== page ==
Tea-flecked and silky smooth, Earl Grey buttercream is slathered between layers of classic chocolate cake before being blanketed over the entire thing. The cake layers themselves are extremely moist and versatile – the quintessential cake to fulfill any chocolate craving. To top it all off, homemade Salted Caramel Sauce! Any recipe that calls for boiling sugar might sound a little scary, but it really isn’t as hard to make as you might think. Several of the recipes throughout the book call for this staple recipe, and once you make your own, you’ll abandon the store-bought stuff for good. Trust me, fudgy chocolate cake, creamy Earl Grey, and salted caramel – it doesn’t get much better than this!
LONDON FOG CAKE
a recipe from Layered, by Tessa Huff
For the Classic Chocolate Cake:
2 ½ cups all purpose flour
1 cup unsweetened cocoa powder
2 ½ teaspoons baking powder
¾ teaspoon baking soda
1 teaspoon salt
½ cup plus 2 tablespoons grapeseed or canola oil
2 cups granulated sugar
2 large eggs
1 large egg yolk
2 teaspoons vanilla extract
½ teaspoon almond extract
1 ½ cups whole milk
1 cup hot strong-brewed coffee
- Preheat over to 350 degrees. Grease and flour three 8-inch cakes pans and set aside.
- Sift together the flour, cocoa powder, baking powder, baking soda, and salt and set aside.
- In the bowl of a stand mixer fitted with paddle attachment, beat together the oil and sugar on medium speed for 2 minutes. With the mixer on, add the eggs, egg yolks, vanilla, and almond extract. Stop the mixer and scrape down the bowl.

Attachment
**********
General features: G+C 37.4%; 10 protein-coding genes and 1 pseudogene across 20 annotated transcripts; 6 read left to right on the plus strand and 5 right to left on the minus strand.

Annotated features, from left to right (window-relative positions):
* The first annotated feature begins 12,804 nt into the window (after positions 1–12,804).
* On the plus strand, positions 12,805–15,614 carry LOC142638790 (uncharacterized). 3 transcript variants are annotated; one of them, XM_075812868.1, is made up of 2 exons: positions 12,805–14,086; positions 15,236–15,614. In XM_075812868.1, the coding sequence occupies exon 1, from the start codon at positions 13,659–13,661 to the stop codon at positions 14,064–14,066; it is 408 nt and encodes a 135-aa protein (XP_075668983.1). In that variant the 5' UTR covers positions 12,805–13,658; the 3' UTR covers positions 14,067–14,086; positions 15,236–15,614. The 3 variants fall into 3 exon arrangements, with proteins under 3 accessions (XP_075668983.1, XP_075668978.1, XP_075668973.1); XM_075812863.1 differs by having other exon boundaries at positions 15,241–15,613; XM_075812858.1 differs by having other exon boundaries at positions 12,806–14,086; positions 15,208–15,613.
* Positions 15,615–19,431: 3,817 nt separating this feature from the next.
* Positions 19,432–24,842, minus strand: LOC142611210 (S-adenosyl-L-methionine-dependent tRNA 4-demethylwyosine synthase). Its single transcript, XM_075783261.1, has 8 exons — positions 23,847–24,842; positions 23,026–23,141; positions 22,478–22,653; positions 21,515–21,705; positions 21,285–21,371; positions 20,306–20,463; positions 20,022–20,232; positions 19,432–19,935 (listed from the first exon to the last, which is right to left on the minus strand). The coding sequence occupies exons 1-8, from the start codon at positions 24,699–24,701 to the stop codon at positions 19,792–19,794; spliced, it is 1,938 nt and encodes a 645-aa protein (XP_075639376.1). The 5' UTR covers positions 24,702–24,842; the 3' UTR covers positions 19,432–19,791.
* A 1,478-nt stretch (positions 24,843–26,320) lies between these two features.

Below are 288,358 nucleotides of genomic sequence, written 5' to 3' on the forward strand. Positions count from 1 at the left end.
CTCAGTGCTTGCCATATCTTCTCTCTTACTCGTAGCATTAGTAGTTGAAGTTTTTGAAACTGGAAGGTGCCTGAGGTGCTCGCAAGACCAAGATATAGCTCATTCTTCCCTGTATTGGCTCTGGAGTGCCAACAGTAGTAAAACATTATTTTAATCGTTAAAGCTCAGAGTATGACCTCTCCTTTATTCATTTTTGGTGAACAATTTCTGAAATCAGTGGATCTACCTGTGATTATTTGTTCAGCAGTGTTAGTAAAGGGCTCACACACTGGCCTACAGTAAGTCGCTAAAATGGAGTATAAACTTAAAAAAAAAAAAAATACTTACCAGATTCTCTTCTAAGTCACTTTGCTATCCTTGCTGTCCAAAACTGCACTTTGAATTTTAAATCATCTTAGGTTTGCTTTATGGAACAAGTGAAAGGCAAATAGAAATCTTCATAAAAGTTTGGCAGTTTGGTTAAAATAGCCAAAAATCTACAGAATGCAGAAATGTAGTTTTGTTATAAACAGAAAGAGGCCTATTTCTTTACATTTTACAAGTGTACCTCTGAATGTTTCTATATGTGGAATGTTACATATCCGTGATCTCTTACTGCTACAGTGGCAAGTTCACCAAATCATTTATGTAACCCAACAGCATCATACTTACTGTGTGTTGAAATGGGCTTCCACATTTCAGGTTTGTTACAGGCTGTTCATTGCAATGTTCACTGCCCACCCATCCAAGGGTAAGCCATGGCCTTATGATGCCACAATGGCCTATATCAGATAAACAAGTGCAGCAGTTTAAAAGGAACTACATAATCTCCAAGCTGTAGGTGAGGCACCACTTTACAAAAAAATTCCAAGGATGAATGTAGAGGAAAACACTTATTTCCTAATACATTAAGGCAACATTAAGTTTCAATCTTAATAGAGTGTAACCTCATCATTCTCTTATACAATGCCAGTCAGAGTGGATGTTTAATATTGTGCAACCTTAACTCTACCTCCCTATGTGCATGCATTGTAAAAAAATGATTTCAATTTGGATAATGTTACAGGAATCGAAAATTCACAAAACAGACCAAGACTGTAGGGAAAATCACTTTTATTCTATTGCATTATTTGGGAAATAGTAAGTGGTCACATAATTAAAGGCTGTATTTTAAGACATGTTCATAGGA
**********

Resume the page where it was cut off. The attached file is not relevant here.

- Turn the mixer to low and add the flour mixture in three batches, alternating with the milk, beginning and ending with the flour mixture. Stop the mixer and scrape down the bowl. With the mixer on low, stream in the coffee. Mix on medium-low for no more than 30 seconds, or until combined.
- Evenly divide the batter among the prepared pans. Bake for 23 to 25 minutes, or until a toothpick inserted into the center of the cakes comes out clean. Let them cool on a wire rack fro 10 to 15 minutes before removing the cakes from their pans.
For the Earl Grey Buttercream:
2 cups unsalted butter, at room temperature
¼ cup loose Earl Grey tea
½ cup plus 2 tablespoons (150 ml) egg whites, from about 4 to 5 large eggs
1 ¼ cups granulated sugar
1 ½ teaspoons vanilla bean paste, or seeds from ½ vanilla bean
- Place 1 cup of the butter in a saucepan with the loose tea. Heat over medium heat until the butter melts, then reduce the heat to low and simmer for 5 minutes. Remove from the heat and let the tea steep for 5 minutes more. Strain the butter through a fine mesh sieve set over a bowl and refrigerate it until is reached the same consistency as softened butter, 20 to 30 minutes. Small bits of tea may remain in the butter.